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Chargé Mansour’s Remarks at the AmChams of the Asia Pacific Summit
March 11, 2021


Remarks by Chargé d’Affaires Rafik Mansour
AmChams of the Asia Pacific Summit

March 11, 2021

Good morning to everyone in the Indo-Pacific region and good evening to everyone joining us from the United States.

It’s an honor to be with you on the final day of the AmChams of the Asia Pacific Business Summit 2021.

Before we begin, I want to say thank you to AmCham Singapore and all the AmChams from across the region for your incredible work putting together this year’s summit.

I want to also express my gratitude to the thousands of U.S. companies present in the region.  With over $250 billion in investments, the United States remains the largest foreign investor in Southeast Asia by a large margin.

Likewise, your companies create millions of jobs globally, and over 200 thousand jobs right here in Singapore.  Your investments in training and education help raise the expertise, abilities, and living standards of everyone you employ.

And this is no small matter.  As President Biden recently said, how the United States, Europe, and Asia work together to defend our shared values and advance our prosperity will be among the most consequential efforts we undertake in the coming years.

We believe that the system we have worked so hard to build alongside our partners and allies here in the Indo-Pacific and around the world over the last 70 years is one that has benefitted hundreds of millions of people in dozens of countries.

This has resulted in the greatest reduction in poverty levels in human history… and all of you have had a role to play in that remarkable achievement.

But we have to ensure the benefits of growth continue to be shared broadly and equitably.

Together, we have to protect the space for innovation, for intellectual property, and the creative genius that thrives with the free exchange of ideas in open, democratic societies.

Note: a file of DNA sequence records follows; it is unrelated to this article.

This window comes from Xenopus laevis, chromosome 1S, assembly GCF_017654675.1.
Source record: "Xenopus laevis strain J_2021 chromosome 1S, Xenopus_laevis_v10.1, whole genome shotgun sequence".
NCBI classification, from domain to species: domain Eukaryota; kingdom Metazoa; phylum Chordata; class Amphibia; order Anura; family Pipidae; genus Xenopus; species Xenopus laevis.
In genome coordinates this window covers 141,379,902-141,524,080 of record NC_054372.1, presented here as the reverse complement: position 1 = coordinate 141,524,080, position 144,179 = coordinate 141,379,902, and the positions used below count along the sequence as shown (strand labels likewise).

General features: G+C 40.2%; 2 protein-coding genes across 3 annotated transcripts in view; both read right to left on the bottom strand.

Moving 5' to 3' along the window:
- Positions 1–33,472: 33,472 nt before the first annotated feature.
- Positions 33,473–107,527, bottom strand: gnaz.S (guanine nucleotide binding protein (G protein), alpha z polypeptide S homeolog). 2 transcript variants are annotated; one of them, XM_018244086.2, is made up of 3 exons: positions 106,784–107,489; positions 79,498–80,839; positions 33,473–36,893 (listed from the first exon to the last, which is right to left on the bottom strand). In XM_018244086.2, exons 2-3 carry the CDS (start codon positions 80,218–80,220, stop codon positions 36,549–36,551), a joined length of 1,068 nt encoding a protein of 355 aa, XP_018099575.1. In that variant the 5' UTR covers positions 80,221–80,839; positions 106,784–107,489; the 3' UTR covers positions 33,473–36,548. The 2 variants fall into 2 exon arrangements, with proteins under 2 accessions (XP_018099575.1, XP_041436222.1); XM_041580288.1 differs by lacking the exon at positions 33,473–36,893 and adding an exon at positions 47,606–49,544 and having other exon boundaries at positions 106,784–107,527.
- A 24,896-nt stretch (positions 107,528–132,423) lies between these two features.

Together, we must shape the rules that govern technology and norms of behavior in cyberspace, artificial intelligence, and biotechnology so that they are used to lift people up, not used to pin them down.

And I can think of no more powerful example of how the public and private sector, working together, can lift people up, than in the response to the Covid-19 pandemic.

Even as we speak, vaccines created in record time by the partnership of governments, the private sector and research universities, are making their way around the world.  Every day, millions more doses are being administered, and global infection rates continue to fall.

We all know we have a long way to go to win the battle over Covid-19, but it is entirely possible that history will show the public-private partnerships we embarked upon over the past year were among the most consequential collaborations in modern history.

But we also know the battle over Covid-19 cannot be won until every country has the resources it needs to secure victory.

That is why the United States announced a few weeks ago that we were contributing $4 billion to Gavi, the Vaccine Alliance for the COVAX Advance Market Commitment, which supports access to safe and effective vaccines for 92 low – and middle-income economies.

These contributions make the United States the single largest contributor to the international response to COVID-19.

And these commitments build on a long tradition of U.S. support for global health.  Some of you may not be aware that over the past two decades, the United States has provided more than $140 billion in global health assistance.

We have all gotten used to staying connected and engaged through these virtual and hybrid events over the past year.  Given recent news and ever-increasing vaccination numbers, I think we have significant cause for optimism that the next time the AAP Summit convenes, many more of us may be able to gather in person.

I for one will be looking forward to that day…

Thank you and all the best on this final day of the Amchams of the Asia Pacific Business Summit.